parliamentary reform - aide memoire

Fact time. 
Key points from this story:
  • during the American revolution, Major Cartwright called for what essentially became the Chartist six points sixty years later - annual parliaments, universal male suffrage, secret ballot, etc.
  • It took until the French Revolution and Paine's Rights of Man (1791-2) to popularise the idea that the vote should be based on something other than the possession of property. Yet the battles around the reform bills in 1830-2 in parliament were focused solely on the possession of property, in its various forms. Even many of the working class men campaigning for the vote in the 1830s and 40s still framed the debate within the notion of property - arguing that labour was a form of property and therefore gave them a right to representation. It would arguably take until 1884, the third reform act, for parliament to recognise the 'rights of man' - representation based on some idea of equality.
  • the redistribution of seats was always arranged for political benefit rather than on some genuine belief in equal representation.
  • secret ballot not achieved until 1872; payment of MPs not until the early 1900s; we still don't have annual parliaments.

1688 - establishment of the idea of a constitutional monarchy, without a written constitution. King, Lords, and Commons are supposed to 'balance' each others' power.
1760s - John Wilkes challenges the government's right to remove him from his seat, three times.
1776 - Major John Cartwright, Take Your Choice!
1780s - Yorkshire Association pushes for moderate reform in parliament; achieves economical reform. Westminster Association calls for more extensive reform, on Cartwright's model. Achieves nothing.
1791-2 - Thomas Paine, Rights of Man, parts 1 and 2. One of the most important treatises that spreads the idea that the right to vote should be divorced from the possession of property. 
1790s - first working-class reform groups form. London Corresponding Society promise 'members unlimited'. 'Two Acts' of 1795 mark highpoint of government repression of radicals.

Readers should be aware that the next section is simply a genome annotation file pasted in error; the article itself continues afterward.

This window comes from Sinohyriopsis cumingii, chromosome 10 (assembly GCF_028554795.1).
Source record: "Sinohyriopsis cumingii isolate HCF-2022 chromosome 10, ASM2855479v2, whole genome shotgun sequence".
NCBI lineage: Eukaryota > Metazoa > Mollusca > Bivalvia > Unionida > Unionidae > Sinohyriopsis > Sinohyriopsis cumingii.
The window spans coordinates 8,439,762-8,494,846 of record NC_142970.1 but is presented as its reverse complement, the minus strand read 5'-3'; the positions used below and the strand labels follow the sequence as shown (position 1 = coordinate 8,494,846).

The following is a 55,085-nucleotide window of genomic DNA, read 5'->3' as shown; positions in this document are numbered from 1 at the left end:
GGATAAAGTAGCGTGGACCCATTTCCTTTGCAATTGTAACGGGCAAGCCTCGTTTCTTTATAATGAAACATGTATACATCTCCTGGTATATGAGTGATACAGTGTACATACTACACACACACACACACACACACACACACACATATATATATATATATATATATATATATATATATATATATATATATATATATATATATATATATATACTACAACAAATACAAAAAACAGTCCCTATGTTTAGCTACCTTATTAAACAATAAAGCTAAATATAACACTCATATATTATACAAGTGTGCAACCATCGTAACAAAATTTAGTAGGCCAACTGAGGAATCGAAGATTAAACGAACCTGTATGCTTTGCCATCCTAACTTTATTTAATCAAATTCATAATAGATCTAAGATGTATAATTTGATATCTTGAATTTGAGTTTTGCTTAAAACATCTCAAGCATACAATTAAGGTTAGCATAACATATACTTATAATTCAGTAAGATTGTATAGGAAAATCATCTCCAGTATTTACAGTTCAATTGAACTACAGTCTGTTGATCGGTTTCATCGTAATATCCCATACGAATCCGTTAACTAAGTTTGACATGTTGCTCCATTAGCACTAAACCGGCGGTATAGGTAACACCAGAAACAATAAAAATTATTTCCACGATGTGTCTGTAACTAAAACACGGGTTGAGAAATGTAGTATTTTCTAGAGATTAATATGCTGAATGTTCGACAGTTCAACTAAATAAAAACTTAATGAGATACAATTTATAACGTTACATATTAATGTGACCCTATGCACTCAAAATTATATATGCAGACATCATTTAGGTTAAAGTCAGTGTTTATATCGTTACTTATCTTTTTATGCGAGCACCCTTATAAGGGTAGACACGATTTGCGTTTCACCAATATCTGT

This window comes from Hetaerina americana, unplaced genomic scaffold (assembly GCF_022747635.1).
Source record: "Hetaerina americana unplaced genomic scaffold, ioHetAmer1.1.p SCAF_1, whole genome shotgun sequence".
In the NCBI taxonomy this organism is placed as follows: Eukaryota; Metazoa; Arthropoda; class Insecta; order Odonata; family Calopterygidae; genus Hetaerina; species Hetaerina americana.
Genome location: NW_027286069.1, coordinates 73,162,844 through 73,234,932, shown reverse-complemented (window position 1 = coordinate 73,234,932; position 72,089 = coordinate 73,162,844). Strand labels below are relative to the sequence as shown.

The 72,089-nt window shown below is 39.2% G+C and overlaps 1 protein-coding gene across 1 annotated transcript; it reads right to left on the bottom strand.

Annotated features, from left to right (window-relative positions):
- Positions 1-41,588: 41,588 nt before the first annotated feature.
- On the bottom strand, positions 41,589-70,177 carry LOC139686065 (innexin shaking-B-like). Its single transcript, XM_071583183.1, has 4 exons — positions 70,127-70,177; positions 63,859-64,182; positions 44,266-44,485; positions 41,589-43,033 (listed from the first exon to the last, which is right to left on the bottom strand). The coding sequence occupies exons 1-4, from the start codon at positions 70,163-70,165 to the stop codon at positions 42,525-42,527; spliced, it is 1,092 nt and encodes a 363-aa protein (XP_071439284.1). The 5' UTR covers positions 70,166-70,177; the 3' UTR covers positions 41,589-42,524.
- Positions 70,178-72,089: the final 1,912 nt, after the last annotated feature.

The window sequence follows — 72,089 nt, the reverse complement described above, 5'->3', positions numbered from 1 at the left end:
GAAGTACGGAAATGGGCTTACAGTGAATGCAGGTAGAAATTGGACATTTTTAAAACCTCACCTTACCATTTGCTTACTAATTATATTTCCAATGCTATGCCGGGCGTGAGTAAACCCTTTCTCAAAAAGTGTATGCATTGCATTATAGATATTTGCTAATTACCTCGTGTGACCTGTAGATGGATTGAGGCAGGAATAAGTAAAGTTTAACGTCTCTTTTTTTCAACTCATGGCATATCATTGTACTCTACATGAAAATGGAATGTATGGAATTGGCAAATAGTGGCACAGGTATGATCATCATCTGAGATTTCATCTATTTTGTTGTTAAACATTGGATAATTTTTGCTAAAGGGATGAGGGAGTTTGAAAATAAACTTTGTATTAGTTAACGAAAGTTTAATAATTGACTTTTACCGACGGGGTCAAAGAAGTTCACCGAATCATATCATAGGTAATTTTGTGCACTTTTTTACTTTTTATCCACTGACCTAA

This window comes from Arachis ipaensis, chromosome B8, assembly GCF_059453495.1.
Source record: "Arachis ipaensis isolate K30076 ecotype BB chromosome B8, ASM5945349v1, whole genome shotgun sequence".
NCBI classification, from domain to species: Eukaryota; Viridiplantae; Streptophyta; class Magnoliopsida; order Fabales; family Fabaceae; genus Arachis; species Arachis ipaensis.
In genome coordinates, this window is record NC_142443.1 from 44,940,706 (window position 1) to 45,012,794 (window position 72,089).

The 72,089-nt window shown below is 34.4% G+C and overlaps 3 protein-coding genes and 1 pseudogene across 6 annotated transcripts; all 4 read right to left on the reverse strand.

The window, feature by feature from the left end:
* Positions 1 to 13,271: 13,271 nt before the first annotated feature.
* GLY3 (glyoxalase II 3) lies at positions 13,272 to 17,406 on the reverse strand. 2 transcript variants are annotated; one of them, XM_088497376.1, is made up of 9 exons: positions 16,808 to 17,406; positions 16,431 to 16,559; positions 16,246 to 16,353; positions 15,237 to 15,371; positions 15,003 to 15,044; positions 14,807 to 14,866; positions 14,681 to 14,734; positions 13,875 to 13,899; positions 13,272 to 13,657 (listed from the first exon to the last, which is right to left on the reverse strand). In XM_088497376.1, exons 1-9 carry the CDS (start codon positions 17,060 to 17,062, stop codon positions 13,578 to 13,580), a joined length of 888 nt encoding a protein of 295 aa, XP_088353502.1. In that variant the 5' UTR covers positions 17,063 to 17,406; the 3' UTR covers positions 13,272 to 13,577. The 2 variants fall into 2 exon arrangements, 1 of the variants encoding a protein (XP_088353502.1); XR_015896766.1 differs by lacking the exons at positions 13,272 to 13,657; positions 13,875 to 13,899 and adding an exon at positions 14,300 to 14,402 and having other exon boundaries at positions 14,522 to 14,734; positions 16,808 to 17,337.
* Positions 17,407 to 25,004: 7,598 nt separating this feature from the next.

1810s - the 'mass platform' becomes the central tactic of radical reformers. First female reform societies. Huge demonstrations across the country.
16 August 1819 - Peterloo
1830-2 - reform groups re-emerge and press for the parliamentary reform act. 
the battle for the Reform Act:
23 February 1830 – Lord John Russell’s redistribution plan.
May 1830 – Daniel O’Connell moves for manhood suffrage, secret ballot and triennial parliaments – received only 13 votes.
28 May 1830 – Russell’s motion for redistribution. Defeated 223 to 117.
26 June 1830 – death of George IV. William IV accedes to the throne. General election.
July 1830 – revolution in France.
2 November 1830 – Wellington made a speech in the Lords against reform.
Ministers defeated in the Commons on a civil list vote and resigned. Grey’s ministry formed.
November 1830 – Manchester Political Union established
December 1830 – Henry Hunt won by-election in Preston.
December 1830 – committee set up to draw up reform bill
Late 1830-early 1831 – ‘Swing Riots’ across southern England
March 1831 – Hunt and O’Connell established Metropolitan Political Union.
1 March 1831 – Lord John Russell introduced first reform bill to the Commons
23 March 1831 – Reform bill passed its second reading by 302 to 301 votes.
20 April 1831 – William IV advised to dissolve parliament by the cabinet.
Late April 1831 – general election gave Grey’s government majority of 140
24 June 1831 – reform bill re-introduced by Russell.
22 September 1831 – Commons passed reform bill by 345 to 236.
8 October 1831 – Lords defeated the bill on its second reading, 199 to 158.
Late 1831 – serious rioting in Nottingham, Derby, and Bristol. Large demonstrations across the country.
12 December 1831 – third reform bill introduced.
18 December 1831 – second reading in Commons passed 324 to 162.
23 March 1832 – third reading in the Commons passed 355 to 239.
14 April 1832 – Reform bill passed second reading in Lords by 184 to 175.
7 May 1832 – ministers defeated on a motion to postpone consideration of disenfranchisement clauses until the rest of the bill had been sanctioned.
7 May 1832 – huge meeting of political unions in Birmingham.
8 May 1832 – Grey asked William IV for the creation of 50 new peers. King refused.
9 May 1832 – ministers resigned. William IV asked Wellington to form government. Massive petitions from across the country calling upon the kign to stop supplies.
15 May 1832 – Wellington gave up his commission. William IV forced to recall the Grey ministry.
18 May 1832 – William IV reluctantly gave a pledge to create new peers.
19 May 1832 – Wellington agreed to support Grey.
4 June 1832 – Reform bill passed on third reading in the Lords 106 to 27.

56 rotten boroughs abolished.
30 boroughs lost 1 MP.
143 seats made available for redistribution.
      65 seats to the counties.
      22 large towns, including Birmingham, Manchester, Leeds, Sheffield, and London, given 2 MPs.
      21 smaller towns given 1 MP.
Scotland awarded 8 extra seats.
Ireland given 5 extra seats.

The total electorate out of a population of 24 million was 813,000, or less than 15% of adult males.
Chandos Clause, which enlarged the county electorate by 30% more than the Whigs wanted.

Scotland: Fifteen fold increase in electors to 65,000
Still only votes for 1 in 8 men (1 in 5 for England).
Ireland: only 5% of Irish men could vote

M. J. Turner, The Age of Unease: Government and Reform in Britain, 1782-1832 (2000)
N. LoPatin-Lummis, 'The 1832 Reform Act Debate: Should the Suffrage Be Based on Property or Taxpaying?', Journal of British Studies, 46:2 (2007), 320-45


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